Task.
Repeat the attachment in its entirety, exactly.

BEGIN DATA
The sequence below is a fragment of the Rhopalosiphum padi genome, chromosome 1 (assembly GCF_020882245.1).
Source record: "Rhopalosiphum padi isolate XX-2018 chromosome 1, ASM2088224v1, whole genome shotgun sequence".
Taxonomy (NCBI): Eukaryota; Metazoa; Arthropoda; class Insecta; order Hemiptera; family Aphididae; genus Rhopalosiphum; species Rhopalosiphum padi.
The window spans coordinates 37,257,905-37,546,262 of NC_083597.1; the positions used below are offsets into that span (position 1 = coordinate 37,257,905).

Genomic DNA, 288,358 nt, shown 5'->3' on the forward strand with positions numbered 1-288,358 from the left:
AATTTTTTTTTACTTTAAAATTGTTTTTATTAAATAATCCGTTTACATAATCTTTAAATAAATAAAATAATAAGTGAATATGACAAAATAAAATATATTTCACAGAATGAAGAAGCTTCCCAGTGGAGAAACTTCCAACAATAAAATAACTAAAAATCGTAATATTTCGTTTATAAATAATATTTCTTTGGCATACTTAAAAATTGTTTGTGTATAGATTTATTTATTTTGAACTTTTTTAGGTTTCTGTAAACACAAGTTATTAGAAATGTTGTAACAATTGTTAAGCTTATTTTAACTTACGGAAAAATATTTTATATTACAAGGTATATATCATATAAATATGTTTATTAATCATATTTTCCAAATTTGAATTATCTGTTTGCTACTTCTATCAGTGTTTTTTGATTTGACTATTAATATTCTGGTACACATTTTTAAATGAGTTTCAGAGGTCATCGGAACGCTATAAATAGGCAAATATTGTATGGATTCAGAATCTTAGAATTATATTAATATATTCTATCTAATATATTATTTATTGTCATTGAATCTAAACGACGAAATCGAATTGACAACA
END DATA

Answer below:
The sequence below is a fragment of the Rhopalosiphum padi genome, chromosome 1 (assembly GCF_020882245.1).
Source record: "Rhopalosiphum padi isolate XX-2018 chromosome 1, ASM2088224v1, whole genome shotgun sequence".
Taxonomy (NCBI): Eukaryota; Metazoa; Arthropoda; class Insecta; order Hemiptera; family Aphididae; genus Rhopalosiphum; species Rhopalosiphum padi.
The window spans coordinates 37,257,905-37,546,262 of NC_083597.1; the positions used below are offsets into that span (position 1 = coordinate 37,257,905).

Genomic DNA, 288,358 nt, shown 5'->3' on the forward strand with positions numbered 1-288,358 from the left:
AATTTTTTTTTACTTTAAAATTGTTTTTATTAAATAATCCGTTTACATAATCTTTAAATAAATAAAATAATAAGTGAATATGACAAAATAAAATATATTTCACAGAATGAAGAAGCTTCCCAGTGGAGAAACTTCCAACAATAAAATAACTAAAAATCGTAATATTTCGTTTATAAATAATATTTCTTTGGCATACTTAAAAATTGTTTGTGTATAGATTTATTTATTTTGAACTTTTTTAGGTTTCTGTAAACACAAGTTATTAGAAATGTTGTAACAATTGTTAAGCTTATTTTAACTTACGGAAAAATATTTTATATTACAAGGTATATATCATATAAATATGTTTATTAATCATATTTTCCAAATTTGAATTATCTGTTTGCTACTTCTATCAGTGTTTTTTGATTTGACTATTAATATTCTGGTACACATTTTTAAATGAGTTTCAGAGGTCATCGGAACGCTATAAATAGGCAAATATTGTATGGATTCAGAATCTTAGAATTATATTAATATATTCTATCTAATATATTATTTATTGTCATTGAATCTAAACGACGAAATCGAATTGACAACA